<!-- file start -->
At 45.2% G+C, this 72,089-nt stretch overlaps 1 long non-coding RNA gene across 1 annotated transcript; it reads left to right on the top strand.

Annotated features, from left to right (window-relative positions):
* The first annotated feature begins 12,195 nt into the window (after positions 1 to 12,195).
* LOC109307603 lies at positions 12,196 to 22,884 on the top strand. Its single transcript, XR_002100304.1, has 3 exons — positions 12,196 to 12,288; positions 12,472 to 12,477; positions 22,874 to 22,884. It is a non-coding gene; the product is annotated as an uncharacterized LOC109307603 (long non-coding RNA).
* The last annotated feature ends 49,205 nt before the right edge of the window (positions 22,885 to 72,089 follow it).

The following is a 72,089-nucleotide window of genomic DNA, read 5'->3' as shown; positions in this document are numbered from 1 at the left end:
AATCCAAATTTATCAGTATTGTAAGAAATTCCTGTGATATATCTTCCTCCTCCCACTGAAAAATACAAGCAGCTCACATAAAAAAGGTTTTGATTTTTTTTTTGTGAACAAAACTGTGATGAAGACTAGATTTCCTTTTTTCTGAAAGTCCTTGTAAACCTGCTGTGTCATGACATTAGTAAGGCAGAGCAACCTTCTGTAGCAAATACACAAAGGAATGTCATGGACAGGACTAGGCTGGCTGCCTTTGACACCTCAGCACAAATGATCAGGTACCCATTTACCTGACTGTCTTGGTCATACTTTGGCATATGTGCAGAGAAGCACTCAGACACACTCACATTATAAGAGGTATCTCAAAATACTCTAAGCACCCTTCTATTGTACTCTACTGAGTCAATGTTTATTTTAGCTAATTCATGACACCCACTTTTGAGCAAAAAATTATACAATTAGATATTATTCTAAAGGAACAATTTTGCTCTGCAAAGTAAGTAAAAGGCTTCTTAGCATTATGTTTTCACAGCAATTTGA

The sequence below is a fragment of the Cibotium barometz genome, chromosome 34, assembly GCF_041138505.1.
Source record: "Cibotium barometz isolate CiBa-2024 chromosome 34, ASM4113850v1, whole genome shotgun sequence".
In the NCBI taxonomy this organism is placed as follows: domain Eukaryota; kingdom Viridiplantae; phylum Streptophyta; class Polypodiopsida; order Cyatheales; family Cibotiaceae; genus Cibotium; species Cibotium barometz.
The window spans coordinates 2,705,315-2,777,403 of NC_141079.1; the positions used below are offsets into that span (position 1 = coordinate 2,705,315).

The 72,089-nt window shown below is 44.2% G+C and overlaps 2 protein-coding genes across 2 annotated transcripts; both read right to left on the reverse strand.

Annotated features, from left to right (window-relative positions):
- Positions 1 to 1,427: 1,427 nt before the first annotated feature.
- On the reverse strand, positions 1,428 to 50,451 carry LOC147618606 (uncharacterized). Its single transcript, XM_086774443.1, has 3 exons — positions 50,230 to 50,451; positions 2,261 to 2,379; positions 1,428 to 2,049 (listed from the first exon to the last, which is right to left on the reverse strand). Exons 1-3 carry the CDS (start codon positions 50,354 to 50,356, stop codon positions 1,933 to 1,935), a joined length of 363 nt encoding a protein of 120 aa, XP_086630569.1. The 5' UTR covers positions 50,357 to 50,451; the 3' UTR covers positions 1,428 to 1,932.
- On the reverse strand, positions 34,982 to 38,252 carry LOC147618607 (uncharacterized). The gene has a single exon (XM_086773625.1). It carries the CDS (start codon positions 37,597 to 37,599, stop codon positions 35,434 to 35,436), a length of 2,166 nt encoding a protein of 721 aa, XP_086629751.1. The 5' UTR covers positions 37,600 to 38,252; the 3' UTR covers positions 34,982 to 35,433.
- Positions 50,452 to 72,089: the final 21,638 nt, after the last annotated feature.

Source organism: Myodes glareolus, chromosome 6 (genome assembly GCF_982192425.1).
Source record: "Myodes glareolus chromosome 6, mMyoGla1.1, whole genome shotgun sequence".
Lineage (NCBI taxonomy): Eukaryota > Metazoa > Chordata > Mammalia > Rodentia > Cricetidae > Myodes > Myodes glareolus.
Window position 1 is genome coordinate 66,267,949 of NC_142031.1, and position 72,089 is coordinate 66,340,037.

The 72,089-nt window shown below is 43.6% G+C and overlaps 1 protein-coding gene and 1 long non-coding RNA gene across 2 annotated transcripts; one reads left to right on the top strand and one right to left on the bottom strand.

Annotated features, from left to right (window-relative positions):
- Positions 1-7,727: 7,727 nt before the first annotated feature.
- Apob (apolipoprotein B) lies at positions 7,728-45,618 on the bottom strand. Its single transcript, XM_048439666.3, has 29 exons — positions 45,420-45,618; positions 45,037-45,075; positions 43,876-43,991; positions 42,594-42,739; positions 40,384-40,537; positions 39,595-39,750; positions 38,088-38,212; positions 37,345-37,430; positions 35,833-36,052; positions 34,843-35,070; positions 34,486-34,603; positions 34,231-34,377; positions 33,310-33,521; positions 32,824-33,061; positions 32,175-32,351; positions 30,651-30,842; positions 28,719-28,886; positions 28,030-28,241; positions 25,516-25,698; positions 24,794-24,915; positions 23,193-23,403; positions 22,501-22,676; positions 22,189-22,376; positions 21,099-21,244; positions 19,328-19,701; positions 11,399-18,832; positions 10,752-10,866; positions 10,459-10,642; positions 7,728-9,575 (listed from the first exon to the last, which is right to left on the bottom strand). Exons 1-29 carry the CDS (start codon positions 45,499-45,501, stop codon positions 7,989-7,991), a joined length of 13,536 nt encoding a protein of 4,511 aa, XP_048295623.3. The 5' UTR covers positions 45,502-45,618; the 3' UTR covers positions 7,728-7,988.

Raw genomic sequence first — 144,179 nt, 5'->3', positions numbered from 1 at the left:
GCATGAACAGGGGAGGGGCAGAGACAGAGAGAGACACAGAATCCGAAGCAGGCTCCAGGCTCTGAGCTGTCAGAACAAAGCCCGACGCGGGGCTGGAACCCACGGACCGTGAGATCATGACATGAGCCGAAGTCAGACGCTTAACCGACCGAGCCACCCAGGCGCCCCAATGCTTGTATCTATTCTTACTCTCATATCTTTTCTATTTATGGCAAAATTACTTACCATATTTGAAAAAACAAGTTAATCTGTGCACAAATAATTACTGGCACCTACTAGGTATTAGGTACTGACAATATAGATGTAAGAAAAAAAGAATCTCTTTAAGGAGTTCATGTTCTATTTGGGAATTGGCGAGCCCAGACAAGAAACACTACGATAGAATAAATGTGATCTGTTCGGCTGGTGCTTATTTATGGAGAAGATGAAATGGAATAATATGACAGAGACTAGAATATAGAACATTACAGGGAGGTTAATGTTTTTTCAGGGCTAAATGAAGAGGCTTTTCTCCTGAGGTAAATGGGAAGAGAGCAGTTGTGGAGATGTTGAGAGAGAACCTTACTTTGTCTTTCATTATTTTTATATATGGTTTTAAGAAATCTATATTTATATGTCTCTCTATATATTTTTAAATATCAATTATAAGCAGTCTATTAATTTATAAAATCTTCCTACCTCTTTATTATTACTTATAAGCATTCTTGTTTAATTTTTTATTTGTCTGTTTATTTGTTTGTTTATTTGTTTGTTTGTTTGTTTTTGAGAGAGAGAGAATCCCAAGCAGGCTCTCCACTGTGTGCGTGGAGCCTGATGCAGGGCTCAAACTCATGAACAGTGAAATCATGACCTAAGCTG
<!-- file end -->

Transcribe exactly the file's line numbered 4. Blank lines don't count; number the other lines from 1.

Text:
* LOC109307603 lies at positions 12,196 to 22,884 on the top strand. Its single transcript, XR_002100304.1, has 3 exons — positions 12,196 to 12,288; positions 12,472 to 12,477; positions 22,874 to 22,884. It is a non-coding gene; the product is annotated as an uncharacterized LOC109307603 (long non-coding RNA).